Etherlive – Event Technology Experts

Event Technology: Myth Busting #2

Event Technology Myths

In the second part of our myth busting we look at satellite, high density Wi-Fi and broadband speed.

Satellite is the best all round solution for quick event deployment – BUSTED

Over the last few years KA band satellite has become a cheap option for temporary internet access, it can be a great solution in certain cases but there are many cases where it is not suitable. Satellite suffers from a high latency due to the distance to the satellite and this means every piece of data takes around 600ms to cross space. That delay might not seem much but it is crippling to services such as VPN (Virtual Private Networks), VoIP, video calls, online gaming and any application which requires lots of rapid two-way data traffic. It is great however for large file uploads and video streaming, however, it is important to watch data usage as this can rack up significant additional costs.

Satellite is also a poor solution for wide-scale access such as public Wi-Fi, this is because of a technology it uses to try and boost speed, the downside of which limits the number of simultaneous users who can connect to one satellite service. Most KA satellite services also have high contention ratios which can reduce the advertised 18Mbps/6Mbps type speeds down to something considerably lower, a similar trick is used with home broadband services. Uncontended services are available but the cost is much higher and other than for short durations (it’s normally sold in 15 minute slots) it is not competitive with other solutions.

Satellite can absolutely be the right approach, and we deploy lots of satellite solutions, but understanding the user requirements and explaining what the user experience will be like are extremely important to avoid disappointment and frustration.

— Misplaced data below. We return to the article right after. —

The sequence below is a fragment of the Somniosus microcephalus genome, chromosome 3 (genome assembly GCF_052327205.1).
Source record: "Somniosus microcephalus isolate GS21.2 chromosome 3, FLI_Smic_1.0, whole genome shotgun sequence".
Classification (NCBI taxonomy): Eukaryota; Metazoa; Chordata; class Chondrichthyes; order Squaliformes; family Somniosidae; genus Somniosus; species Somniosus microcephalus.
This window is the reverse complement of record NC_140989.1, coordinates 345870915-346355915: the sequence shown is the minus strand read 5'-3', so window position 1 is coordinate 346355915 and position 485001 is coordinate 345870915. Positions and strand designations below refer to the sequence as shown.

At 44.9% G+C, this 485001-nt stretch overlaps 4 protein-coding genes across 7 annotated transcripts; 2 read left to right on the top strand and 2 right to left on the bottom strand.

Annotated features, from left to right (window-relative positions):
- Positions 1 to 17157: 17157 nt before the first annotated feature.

Better Wi-Fi just means using more Wi-Fi access points – BUSTED

One of the most common problems with Wi-Fi networks is too many Wi-Fi access points and a poor design. A typical response to a user complaining about Wi-Fi is for another Wi-Fi access point to be deployed to ‘improve coverage’, yet frequently this just makes matters worse. Large scale and high density Wi-Fi requires very careful design to avoid what is known as Co-Channel Interference (CCI) where multiple wireless access points are in effect shouting at each other and slowing the whole network down.

Using fewer high capacity managed wireless access points with a detailed radio spectrum design, often with focused antennas, can deliver much high capacity and a better user experience than a thick blanket of access points. Good Wi-Fi design is a technical art requiring some very detailed knowledge – the output though is pretty much invisible to the normal user until it doesn’t work!

20Mbps of broadband speed is always the same – BUSTED

It would be nice if the experience and speed of all broadband services were the same so that when you are told you have 20Mbps that’s what you get. Reality is somewhat different and more complex due to a number of factors:

That’s it for issue 2. Next time, does my microwave really break my Wi-Fi? How comes Wi-Fi works through walls but not though trees? And should you worry about network security.

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